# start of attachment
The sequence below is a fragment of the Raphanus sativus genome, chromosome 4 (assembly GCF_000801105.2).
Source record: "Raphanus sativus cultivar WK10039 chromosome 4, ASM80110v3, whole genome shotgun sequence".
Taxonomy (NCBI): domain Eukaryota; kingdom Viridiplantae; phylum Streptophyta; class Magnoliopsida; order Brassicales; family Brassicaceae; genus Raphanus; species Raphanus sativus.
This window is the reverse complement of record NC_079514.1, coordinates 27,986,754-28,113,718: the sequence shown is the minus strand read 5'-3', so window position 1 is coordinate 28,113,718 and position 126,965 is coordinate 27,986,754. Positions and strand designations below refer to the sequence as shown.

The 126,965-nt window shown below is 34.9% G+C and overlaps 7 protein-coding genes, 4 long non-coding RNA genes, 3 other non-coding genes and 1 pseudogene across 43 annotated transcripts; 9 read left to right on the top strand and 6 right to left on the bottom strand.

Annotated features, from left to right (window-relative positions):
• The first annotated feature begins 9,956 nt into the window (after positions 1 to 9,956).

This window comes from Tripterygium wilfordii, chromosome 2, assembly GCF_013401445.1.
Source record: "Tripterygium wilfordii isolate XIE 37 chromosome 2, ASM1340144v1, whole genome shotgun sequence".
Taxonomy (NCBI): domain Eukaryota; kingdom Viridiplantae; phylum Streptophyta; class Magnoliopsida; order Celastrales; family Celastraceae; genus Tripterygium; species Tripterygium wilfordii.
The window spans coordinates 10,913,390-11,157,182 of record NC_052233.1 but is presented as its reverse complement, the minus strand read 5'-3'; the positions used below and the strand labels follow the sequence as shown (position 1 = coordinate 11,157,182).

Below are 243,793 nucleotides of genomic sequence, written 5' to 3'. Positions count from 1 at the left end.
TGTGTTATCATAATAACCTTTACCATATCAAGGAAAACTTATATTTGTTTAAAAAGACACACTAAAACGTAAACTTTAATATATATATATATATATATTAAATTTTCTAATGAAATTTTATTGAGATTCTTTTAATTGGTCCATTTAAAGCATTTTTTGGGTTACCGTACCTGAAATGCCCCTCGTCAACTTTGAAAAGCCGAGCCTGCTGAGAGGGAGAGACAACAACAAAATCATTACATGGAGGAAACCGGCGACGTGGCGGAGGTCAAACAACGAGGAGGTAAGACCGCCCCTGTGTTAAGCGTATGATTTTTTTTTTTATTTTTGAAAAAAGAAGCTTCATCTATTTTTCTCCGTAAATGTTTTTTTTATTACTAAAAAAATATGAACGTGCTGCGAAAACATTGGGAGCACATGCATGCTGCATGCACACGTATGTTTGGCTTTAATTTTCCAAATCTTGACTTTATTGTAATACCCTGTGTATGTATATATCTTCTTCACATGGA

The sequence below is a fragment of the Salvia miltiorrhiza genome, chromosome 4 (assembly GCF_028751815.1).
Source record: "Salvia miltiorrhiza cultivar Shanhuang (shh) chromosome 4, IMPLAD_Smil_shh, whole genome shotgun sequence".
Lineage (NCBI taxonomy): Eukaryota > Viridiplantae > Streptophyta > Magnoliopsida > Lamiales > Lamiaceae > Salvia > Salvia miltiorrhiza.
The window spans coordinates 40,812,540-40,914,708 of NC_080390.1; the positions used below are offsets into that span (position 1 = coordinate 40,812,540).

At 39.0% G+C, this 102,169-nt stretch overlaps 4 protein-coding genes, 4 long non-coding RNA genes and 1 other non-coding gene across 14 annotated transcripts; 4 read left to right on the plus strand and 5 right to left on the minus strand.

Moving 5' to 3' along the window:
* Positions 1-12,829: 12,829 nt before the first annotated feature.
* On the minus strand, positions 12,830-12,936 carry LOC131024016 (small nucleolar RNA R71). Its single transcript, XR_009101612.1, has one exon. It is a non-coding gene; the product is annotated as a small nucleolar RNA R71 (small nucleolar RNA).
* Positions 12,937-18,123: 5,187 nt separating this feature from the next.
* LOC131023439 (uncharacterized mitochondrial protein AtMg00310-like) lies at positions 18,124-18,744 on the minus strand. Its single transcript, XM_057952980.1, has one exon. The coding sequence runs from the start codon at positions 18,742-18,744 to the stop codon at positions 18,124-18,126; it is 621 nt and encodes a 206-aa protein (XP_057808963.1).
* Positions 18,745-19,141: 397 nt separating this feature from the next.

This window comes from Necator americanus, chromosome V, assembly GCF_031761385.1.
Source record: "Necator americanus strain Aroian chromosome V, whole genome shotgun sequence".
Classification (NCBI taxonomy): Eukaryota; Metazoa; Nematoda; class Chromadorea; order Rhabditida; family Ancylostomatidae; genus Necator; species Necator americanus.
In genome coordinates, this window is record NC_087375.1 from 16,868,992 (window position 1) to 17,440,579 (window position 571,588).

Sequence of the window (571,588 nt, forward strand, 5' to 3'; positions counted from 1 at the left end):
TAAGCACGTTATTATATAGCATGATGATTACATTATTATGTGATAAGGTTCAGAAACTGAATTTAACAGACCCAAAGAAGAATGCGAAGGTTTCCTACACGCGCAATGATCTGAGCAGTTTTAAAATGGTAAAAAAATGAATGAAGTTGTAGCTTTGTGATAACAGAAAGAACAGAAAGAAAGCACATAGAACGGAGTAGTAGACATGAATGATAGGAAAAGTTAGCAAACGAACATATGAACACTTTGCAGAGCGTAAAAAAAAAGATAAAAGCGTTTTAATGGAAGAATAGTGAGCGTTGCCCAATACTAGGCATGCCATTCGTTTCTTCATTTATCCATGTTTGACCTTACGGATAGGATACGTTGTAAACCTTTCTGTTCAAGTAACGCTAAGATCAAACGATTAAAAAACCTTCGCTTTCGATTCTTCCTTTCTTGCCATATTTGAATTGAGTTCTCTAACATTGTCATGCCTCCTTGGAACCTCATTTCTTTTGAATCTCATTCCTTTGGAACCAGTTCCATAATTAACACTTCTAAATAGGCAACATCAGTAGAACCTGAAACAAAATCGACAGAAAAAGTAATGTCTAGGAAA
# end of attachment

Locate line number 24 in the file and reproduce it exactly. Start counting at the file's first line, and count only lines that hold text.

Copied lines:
* Positions 18,745-19,141: 397 nt separating this feature from the next.